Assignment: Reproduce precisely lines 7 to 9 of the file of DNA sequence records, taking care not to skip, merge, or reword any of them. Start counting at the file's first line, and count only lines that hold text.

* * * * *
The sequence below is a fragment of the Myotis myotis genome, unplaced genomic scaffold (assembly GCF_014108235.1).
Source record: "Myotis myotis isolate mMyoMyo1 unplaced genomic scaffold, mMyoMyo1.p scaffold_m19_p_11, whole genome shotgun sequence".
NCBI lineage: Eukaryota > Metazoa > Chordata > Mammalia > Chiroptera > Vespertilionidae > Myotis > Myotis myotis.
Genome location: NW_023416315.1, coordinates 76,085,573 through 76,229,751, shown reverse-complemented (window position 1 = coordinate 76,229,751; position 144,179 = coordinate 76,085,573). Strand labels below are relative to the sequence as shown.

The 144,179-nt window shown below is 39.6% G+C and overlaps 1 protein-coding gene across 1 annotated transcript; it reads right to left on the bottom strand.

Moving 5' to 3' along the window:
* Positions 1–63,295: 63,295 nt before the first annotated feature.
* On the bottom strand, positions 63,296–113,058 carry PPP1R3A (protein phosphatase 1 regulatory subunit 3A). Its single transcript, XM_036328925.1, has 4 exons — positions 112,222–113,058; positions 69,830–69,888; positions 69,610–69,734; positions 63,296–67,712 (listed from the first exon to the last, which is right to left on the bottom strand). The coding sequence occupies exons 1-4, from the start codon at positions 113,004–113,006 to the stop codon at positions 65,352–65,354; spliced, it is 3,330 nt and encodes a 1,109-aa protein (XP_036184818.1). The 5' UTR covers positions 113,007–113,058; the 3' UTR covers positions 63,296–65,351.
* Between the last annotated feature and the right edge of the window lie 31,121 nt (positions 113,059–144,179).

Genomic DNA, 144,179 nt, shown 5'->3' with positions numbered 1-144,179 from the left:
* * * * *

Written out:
* Positions 1–63,295: 63,295 nt before the first annotated feature.
* On the bottom strand, positions 63,296–113,058 carry PPP1R3A (protein phosphatase 1 regulatory subunit 3A). Its single transcript, XM_036328925.1, has 4 exons — positions 112,222–113,058; positions 69,830–69,888; positions 69,610–69,734; positions 63,296–67,712 (listed from the first exon to the last, which is right to left on the bottom strand). The coding sequence occupies exons 1-4, from the start codon at positions 113,004–113,006 to the stop codon at positions 65,352–65,354; spliced, it is 3,330 nt and encodes a 1,109-aa protein (XP_036184818.1). The 5' UTR covers positions 113,007–113,058; the 3' UTR covers positions 63,296–65,351.
* Between the last annotated feature and the right edge of the window lie 31,121 nt (positions 113,059–144,179).